There’s sometimes more to learn from quitting or being fired from a job than you probably realize.
Full disclosure: I’ve been fired from jobs and I’ve quit jobs. Along with my business partners at Twist Image, we employ close to eighty people over two offices. We have let people go and people have quit on us. Everything sucks. There’s nothing good about being fired, and there’s nothing good about firing somebody. It’s never fun when someone quits on you, and even if you are the person quitting for something better, it’s never the easiest thing to do (granted, there are exceptions to every rule).
In a recession, everything is magnified.
Sure, there are industries and sectors that are recession proof and within these crazy times, there are countless new opportunities to pursue. That all being said, it’s certainly not the best time to be fired and it’s probably not ideal to up and quit your day job either. The goal of this is to figure out how to get more out your work (or current employment).
One trick is to look back.
There’s an old saying that being fired is sometimes the best thing that can happen to a person. The idea that it simply wasn’t a good fit and that the individual can move on to do something more suitable. When I think back to the instances where I was fired (and even the ones where I quit) they all gave me one, fundamental, message: I never want to be in that scenario again. There are instances when this means that I would never run my business in a way I was previously exposed to, or instances where I would never want to treat individuals the way I have seen others treated. There are even moments that have helped me restructure my thoughts around business ethics and philosophy. Simply put: the "standard operating procedure" of some businesses clearly needed to change, adapt or die. With a business of my own, I can test those theories. I can do the things I was not allowed to do. I can try to do things differently (whatever that means).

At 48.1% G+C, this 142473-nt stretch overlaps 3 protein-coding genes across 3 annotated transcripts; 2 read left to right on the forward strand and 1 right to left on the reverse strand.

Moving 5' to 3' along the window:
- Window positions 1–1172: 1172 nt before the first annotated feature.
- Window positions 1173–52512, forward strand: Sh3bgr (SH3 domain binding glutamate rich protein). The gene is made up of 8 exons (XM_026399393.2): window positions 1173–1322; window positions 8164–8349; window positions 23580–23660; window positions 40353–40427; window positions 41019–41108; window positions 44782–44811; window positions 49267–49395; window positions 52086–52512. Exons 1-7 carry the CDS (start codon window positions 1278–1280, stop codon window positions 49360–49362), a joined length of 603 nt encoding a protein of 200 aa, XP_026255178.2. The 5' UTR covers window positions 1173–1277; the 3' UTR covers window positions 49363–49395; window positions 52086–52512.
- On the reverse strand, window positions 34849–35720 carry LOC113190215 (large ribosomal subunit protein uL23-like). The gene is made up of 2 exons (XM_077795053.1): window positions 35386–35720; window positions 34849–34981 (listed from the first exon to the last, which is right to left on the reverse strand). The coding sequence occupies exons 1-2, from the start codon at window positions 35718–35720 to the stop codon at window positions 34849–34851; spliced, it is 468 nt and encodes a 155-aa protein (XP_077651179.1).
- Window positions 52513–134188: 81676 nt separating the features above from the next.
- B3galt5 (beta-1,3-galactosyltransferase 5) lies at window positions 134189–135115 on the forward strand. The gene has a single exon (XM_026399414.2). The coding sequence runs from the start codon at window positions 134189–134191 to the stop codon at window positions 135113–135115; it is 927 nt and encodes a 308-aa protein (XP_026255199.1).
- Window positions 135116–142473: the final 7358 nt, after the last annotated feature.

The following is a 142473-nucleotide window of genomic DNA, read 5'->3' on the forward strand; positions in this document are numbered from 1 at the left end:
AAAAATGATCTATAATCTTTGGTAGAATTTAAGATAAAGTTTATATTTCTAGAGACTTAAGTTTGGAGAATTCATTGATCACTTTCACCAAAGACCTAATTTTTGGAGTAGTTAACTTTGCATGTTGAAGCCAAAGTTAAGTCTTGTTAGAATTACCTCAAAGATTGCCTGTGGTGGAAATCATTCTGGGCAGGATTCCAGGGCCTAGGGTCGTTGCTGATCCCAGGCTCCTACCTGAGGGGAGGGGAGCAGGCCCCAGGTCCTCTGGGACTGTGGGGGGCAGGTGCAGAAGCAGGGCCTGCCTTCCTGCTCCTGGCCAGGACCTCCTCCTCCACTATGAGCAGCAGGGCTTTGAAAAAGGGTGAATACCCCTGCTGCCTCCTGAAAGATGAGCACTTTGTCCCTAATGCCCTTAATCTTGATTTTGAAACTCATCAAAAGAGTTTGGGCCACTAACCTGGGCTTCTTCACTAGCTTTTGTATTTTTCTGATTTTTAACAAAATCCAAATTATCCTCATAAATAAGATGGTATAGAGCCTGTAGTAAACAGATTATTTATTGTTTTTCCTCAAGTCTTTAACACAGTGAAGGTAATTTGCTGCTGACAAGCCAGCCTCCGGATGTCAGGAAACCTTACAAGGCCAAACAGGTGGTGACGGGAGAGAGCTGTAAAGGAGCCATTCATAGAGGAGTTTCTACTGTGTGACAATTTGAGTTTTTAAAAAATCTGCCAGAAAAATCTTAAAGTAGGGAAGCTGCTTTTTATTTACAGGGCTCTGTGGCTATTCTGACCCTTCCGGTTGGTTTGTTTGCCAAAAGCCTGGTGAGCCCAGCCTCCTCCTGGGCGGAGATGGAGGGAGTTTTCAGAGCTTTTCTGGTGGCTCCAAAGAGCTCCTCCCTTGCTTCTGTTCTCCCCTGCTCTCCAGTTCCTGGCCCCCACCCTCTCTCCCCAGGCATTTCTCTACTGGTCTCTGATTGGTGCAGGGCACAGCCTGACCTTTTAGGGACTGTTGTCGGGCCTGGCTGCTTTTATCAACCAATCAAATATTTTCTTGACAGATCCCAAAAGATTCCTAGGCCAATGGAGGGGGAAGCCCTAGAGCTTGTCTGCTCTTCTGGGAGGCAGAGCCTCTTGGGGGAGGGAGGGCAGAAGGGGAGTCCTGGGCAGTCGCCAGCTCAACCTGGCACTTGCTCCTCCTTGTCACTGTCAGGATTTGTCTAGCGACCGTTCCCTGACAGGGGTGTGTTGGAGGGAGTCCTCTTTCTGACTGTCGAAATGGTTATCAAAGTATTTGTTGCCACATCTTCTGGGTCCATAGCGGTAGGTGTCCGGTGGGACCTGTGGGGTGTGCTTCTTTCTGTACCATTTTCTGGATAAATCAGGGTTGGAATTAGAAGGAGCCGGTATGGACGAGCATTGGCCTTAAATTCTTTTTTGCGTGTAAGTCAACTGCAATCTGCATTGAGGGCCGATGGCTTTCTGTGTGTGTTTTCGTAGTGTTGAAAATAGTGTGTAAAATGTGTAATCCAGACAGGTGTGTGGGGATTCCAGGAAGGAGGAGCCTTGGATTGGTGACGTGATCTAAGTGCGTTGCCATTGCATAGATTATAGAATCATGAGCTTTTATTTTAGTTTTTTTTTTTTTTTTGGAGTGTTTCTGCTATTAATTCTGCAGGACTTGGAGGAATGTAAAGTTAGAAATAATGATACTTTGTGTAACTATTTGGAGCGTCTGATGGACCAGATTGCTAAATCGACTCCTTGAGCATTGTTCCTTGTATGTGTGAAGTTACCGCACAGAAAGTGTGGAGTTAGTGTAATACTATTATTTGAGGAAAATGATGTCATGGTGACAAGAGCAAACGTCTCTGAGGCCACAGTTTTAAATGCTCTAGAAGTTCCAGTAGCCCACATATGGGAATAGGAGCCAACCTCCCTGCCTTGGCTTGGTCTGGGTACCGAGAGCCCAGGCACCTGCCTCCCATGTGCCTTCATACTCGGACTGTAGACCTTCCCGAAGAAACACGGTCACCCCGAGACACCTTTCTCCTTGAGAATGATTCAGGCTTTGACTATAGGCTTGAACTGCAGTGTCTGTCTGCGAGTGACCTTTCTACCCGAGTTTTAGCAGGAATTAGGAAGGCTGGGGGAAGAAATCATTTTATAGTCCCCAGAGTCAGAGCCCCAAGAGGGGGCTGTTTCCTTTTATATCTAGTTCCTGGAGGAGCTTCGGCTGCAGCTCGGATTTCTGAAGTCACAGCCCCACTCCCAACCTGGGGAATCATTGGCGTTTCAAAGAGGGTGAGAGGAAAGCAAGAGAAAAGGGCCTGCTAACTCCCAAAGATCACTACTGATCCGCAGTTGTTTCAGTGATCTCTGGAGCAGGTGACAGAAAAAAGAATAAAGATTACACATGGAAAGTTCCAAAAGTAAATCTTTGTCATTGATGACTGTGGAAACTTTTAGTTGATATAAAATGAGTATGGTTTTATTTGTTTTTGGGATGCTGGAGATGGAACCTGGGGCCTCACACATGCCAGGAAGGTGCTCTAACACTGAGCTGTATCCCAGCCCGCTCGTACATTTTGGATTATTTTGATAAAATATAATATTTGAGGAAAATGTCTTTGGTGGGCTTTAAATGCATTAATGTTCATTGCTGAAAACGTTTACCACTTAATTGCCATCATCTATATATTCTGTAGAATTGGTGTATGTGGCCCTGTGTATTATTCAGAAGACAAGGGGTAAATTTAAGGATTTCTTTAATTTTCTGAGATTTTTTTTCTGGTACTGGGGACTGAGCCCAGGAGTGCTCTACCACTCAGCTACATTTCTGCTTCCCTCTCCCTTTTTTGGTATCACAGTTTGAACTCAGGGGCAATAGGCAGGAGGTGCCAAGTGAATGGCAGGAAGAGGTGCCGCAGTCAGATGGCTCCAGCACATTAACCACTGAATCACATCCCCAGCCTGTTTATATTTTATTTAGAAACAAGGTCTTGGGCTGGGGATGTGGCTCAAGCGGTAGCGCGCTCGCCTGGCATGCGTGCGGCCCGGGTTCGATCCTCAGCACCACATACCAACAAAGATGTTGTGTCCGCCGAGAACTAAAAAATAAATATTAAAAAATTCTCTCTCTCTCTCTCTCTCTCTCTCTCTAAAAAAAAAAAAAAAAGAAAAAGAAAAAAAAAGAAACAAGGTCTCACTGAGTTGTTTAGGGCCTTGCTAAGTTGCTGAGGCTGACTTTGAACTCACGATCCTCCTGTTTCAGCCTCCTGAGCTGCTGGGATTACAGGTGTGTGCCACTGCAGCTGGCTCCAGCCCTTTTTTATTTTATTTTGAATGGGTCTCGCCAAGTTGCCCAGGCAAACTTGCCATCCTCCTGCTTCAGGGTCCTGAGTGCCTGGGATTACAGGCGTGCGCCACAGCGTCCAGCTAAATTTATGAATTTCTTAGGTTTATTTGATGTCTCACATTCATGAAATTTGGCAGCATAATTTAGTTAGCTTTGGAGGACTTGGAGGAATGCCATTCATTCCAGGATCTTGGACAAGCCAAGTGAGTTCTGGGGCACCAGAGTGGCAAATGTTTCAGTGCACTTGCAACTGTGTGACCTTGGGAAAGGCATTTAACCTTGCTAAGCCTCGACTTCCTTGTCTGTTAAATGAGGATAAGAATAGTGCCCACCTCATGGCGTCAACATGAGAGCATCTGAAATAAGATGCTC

Learning from mistakes.
Maybe it wasn’t your fault at all. Maybe you were the scapegoat. Maybe you were just a line item in some bigger budget. Whatever the scenario, the most empowering thing you can do is not rely on any other individual or company for your monetary and professional achievement. This means taking control of your life (in as much as you possibly can). One of the most amazing aspects of the new media platforms is that newbies and hardened professionals all have an active and equal voice. Their rise in popularity is based (for the most part) on their own personal interactions. We’ve seen interns develop a voice and online community that the CEO can’t achieve. There’s a lesson here: new media allows for all voices to be heard. It also allows for people who have unique voices to be noticed. When both of those elements come together, we’re going to see a change and shift in the workplace.
My hopes are that if you have been fired or are thinking about quitting your current gig, that you take all of your past experiences and your newfound ability to connect your thoughts to the world and make your next evolution one that can (possibly) change the world.